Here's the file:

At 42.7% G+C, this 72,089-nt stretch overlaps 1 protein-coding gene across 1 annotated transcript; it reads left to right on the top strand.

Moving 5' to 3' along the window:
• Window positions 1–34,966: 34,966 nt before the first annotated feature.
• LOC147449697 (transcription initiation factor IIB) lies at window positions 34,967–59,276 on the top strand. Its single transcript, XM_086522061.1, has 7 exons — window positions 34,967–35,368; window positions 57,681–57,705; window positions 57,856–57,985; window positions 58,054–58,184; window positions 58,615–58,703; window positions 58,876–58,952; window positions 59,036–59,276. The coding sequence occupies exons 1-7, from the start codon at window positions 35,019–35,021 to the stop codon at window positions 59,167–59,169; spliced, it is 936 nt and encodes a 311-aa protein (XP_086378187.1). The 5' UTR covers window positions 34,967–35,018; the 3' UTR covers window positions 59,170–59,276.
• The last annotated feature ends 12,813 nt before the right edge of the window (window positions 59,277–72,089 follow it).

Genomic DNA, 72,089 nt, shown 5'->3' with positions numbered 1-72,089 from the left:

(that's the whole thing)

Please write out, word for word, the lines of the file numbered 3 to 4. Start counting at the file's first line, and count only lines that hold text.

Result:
• Window positions 1–34,966: 34,966 nt before the first annotated feature.
• LOC147449697 (transcription initiation factor IIB) lies at window positions 34,967–59,276 on the top strand. Its single transcript, XM_086522061.1, has 7 exons — window positions 34,967–35,368; window positions 57,681–57,705; window positions 57,856–57,985; window positions 58,054–58,184; window positions 58,615–58,703; window positions 58,876–58,952; window positions 59,036–59,276. The coding sequence occupies exons 1-7, from the start codon at window positions 35,019–35,021 to the stop codon at window positions 59,167–59,169; spliced, it is 936 nt and encodes a 311-aa protein (XP_086378187.1). The 5' UTR covers window positions 34,967–35,018; the 3' UTR covers window positions 59,170–59,276.